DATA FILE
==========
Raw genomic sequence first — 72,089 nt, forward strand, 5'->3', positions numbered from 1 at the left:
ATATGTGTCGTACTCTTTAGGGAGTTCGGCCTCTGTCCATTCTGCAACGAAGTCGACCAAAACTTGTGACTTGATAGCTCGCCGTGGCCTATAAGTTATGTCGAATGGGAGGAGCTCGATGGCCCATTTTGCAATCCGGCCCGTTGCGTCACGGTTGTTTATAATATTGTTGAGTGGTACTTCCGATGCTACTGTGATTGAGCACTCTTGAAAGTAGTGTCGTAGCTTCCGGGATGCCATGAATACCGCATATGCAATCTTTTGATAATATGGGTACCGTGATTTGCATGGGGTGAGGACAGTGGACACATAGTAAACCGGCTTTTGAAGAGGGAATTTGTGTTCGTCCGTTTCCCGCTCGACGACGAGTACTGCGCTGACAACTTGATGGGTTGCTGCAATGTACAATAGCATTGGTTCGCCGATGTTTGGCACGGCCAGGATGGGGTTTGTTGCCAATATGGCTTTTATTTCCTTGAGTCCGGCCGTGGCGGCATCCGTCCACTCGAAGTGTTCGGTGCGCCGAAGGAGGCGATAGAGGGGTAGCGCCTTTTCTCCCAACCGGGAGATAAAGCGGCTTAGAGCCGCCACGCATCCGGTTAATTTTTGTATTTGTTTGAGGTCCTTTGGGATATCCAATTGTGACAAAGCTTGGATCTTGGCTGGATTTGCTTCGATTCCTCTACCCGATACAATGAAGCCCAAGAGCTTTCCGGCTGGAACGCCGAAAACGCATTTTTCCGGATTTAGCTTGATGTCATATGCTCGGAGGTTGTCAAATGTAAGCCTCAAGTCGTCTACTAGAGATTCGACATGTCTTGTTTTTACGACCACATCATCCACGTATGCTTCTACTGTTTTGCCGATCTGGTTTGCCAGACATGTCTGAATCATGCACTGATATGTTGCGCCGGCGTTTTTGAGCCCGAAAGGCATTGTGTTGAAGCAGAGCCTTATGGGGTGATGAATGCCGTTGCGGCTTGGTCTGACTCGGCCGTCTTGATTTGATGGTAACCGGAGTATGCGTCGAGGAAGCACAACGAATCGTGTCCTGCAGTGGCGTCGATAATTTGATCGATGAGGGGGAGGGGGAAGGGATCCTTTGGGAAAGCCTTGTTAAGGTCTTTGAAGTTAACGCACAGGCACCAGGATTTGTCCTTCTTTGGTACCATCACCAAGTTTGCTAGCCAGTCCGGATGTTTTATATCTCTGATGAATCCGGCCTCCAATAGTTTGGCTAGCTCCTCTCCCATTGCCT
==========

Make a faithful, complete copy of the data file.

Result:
Raw genomic sequence first — 72,089 nt, forward strand, 5'->3', positions numbered from 1 at the left:
ATATGTGTCGTACTCTTTAGGGAGTTCGGCCTCTGTCCATTCTGCAACGAAGTCGACCAAAACTTGTGACTTGATAGCTCGCCGTGGCCTATAAGTTATGTCGAATGGGAGGAGCTCGATGGCCCATTTTGCAATCCGGCCCGTTGCGTCACGGTTGTTTATAATATTGTTGAGTGGTACTTCCGATGCTACTGTGATTGAGCACTCTTGAAAGTAGTGTCGTAGCTTCCGGGATGCCATGAATACCGCATATGCAATCTTTTGATAATATGGGTACCGTGATTTGCATGGGGTGAGGACAGTGGACACATAGTAAACCGGCTTTTGAAGAGGGAATTTGTGTTCGTCCGTTTCCCGCTCGACGACGAGTACTGCGCTGACAACTTGATGGGTTGCTGCAATGTACAATAGCATTGGTTCGCCGATGTTTGGCACGGCCAGGATGGGGTTTGTTGCCAATATGGCTTTTATTTCCTTGAGTCCGGCCGTGGCGGCATCCGTCCACTCGAAGTGTTCGGTGCGCCGAAGGAGGCGATAGAGGGGTAGCGCCTTTTCTCCCAACCGGGAGATAAAGCGGCTTAGAGCCGCCACGCATCCGGTTAATTTTTGTATTTGTTTGAGGTCCTTTGGGATATCCAATTGTGACAAAGCTTGGATCTTGGCTGGATTTGCTTCGATTCCTCTACCCGATACAATGAAGCCCAAGAGCTTTCCGGCTGGAACGCCGAAAACGCATTTTTCCGGATTTAGCTTGATGTCATATGCTCGGAGGTTGTCAAATGTAAGCCTCAAGTCGTCTACTAGAGATTCGACATGTCTTGTTTTTACGACCACATCATCCACGTATGCTTCTACTGTTTTGCCGATCTGGTTTGCCAGACATGTCTGAATCATGCACTGATATGTTGCGCCGGCGTTTTTGAGCCCGAAAGGCATTGTGTTGAAGCAGAGCCTTATGGGGTGATGAATGCCGTTGCGGCTTGGTCTGACTCGGCCGTCTTGATTTGATGGTAACCGGAGTATGCGTCGAGGAAGCACAACGAATCGTGTCCTGCAGTGGCGTCGATAATTTGATCGATGAGGGGGAGGGGGAAGGGATCCTTTGGGAAAGCCTTGTTAAGGTCTTTGAAGTTAACGCACAGGCACCAGGATTTGTCCTTCTTTGGTACCATCACCAAGTTTGCTAGCCAGTCCGGATGTTTTATATCTCTGATGAATCCGGCCTCCAATAGTTTGGCTAGCTCCTCTCCCATTGCCT